Proactive Captioning for Online Courses

The Center for Distributed Learning provides resources in order to create online accessible multimedia (i.e., audio and video). As a pilot initiative, 20,000 minutes of closed captioning will be provided during the 2019-2020 fiscal year (July 1, 2019-June 30, 2020) for online (W) courses.

  • 10,000 minutes will be allocated for courses being taught in the fall semester
  • A minimum of 7,500 minutes will be allocated for courses being taught in the spring semester
  • A minimum of 2,500 minutes will be allocated for courses being taught in the summer semester

Any unused allocation will be rolled into the following semester. A special announcement for proposals may be called if minutes remain toward the end of the fiscal year (July 1-June 30).

The goal of this process is to provide proactive captioning that benefits all students.

Submission Deadline

For the Fall 2019 semester, the priority deadline is August 16, 2019. This will ensure content is ready for the first week of classes. Any applications after will not be guaranteed for the first four weeks of classes. The final deadline for Fall 2019 is September 10, 2019.

Have Questions?
Please direct any questions about this process to Dr. Kelvin Thompson, Executive Director of the Center for Distributed Learning.


Faculty FAQs

Does this process apply if I have a student who needs an accommodation in my course?

No, this process is for proactive purposes only. Student Accessibility Services (SAS) will contact you if a student in your course has a captioning accommodation.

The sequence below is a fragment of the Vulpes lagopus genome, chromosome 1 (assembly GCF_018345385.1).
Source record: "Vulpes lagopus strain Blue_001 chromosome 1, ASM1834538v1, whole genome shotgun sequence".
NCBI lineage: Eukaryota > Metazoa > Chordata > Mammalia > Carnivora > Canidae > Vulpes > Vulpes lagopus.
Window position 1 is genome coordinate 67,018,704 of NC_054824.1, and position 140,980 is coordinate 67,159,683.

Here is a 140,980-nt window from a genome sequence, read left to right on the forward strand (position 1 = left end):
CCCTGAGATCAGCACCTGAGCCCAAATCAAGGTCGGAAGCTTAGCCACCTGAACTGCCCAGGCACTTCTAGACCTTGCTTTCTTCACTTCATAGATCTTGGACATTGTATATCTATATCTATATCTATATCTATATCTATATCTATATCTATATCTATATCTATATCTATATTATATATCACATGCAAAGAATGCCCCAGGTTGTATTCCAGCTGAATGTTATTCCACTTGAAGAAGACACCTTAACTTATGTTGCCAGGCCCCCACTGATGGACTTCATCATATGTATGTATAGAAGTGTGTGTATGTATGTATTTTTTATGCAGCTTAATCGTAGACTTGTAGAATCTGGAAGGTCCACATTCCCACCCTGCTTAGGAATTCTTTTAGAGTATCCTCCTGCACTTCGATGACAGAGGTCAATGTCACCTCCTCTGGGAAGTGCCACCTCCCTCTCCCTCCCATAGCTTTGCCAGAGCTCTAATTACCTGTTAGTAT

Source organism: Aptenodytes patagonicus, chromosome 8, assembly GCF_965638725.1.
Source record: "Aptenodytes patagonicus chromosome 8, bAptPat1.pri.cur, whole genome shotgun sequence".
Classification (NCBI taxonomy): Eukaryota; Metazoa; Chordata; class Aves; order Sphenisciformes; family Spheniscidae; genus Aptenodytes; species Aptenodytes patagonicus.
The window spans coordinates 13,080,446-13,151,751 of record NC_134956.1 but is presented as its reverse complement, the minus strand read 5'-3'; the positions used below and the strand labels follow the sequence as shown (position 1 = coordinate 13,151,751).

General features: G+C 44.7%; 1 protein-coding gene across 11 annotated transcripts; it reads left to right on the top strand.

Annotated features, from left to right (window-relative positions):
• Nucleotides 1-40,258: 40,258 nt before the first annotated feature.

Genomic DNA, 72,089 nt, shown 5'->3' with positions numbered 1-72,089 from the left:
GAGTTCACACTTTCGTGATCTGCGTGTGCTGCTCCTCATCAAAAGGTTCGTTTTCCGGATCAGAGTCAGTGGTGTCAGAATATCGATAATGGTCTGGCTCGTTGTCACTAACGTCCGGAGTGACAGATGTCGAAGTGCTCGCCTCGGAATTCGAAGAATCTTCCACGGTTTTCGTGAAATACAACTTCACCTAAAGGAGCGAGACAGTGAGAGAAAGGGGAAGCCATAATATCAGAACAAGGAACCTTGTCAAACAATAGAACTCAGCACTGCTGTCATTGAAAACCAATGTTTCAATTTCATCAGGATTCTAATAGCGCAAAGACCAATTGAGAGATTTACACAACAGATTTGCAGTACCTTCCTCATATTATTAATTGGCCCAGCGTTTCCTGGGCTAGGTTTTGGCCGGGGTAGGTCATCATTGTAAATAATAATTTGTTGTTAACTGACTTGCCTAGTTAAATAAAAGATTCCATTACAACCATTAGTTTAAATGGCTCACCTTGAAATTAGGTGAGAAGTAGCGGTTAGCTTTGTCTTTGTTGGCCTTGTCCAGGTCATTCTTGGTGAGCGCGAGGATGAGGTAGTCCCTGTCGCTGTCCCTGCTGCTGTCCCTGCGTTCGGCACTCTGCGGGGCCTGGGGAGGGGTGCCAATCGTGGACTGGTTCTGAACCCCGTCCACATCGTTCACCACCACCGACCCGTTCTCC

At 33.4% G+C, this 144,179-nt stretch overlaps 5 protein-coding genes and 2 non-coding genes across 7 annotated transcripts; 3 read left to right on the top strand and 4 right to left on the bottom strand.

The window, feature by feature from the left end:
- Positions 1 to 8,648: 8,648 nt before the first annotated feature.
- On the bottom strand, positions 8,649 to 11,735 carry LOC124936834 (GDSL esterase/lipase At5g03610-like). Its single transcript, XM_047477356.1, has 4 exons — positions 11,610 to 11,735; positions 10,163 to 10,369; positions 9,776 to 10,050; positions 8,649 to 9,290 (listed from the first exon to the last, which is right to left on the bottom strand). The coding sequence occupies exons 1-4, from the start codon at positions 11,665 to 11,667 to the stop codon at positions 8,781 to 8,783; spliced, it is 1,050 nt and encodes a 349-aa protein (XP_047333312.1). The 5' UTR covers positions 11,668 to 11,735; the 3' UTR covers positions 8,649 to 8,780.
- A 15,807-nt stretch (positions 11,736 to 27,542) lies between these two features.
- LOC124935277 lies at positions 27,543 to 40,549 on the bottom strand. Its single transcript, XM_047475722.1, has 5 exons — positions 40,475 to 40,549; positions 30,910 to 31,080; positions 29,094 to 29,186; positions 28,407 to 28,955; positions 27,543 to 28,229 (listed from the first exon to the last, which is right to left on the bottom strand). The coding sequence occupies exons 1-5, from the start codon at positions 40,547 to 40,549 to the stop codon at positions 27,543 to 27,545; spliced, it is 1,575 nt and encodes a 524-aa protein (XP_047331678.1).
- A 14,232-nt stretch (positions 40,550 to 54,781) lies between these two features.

What courses are eligible to receive captioning?

Proactive captioning is available to academic courses taught in the online (W) modality.

Will media hosted in Panopto be eligible?

No. Media currently hosted in Panopto are not eligible. If the media was recorded with Panopto and is hosted (lives) in Webcourses@UCF, it will be eligible.

My media have captions that were created automatically. Are they eligible?

Yes. Media with automatically created captions (e.g., YouTube) do not meet accessibility standards set in the 21st Century Communications and Video Accessibility Act (CVAA).

What if I need live captioning?

This process is aimed at providing captions for pre-recorded media only.

What types of media will be captioned?

All prerecorded media is eligible (e.g. YouTube, instructor-created narrations). Content in Flash will have to be converted to another file format before being captioned.

Does the media have to exist at the time of submission?

Yes, the media must exist at the time of submission. Additional media created or used throughout the semester must be submitted in a future semester.

Does this mean that the university will automatically pay for all of my captioning needs?

No. Creating accessible course content is still the responsibility of the faculty member. The resources provided in this process are not sufficient to caption all media in online courses.

What criteria are used in determining who will receive funds for captioning?

For proactive captioning requests, a number of factors will be considered:
How many students will have access to the media
Whether interaction with the media result in a grade
How many semesters this media will be used
The estimated number of captioning minutes requested

Faculty are encouraged to apply even if they feel they might not be a top candidate for receiving captioning minutes.

Can I reapply in the future if I do not receive captioning for all my media?

Yes!

Who will review my proposal?

Individuals from the Center for Distributed Learning and the Faculty Center for Teaching and Learning will review submitted proposals after the appropriate deadline.

How will I know if my proposal was accepted?

The committee will respond with a full award, partial award, or no award. In the instance of a partial award, the committee will communicate with the faculty regarding the selection of media to be captioned.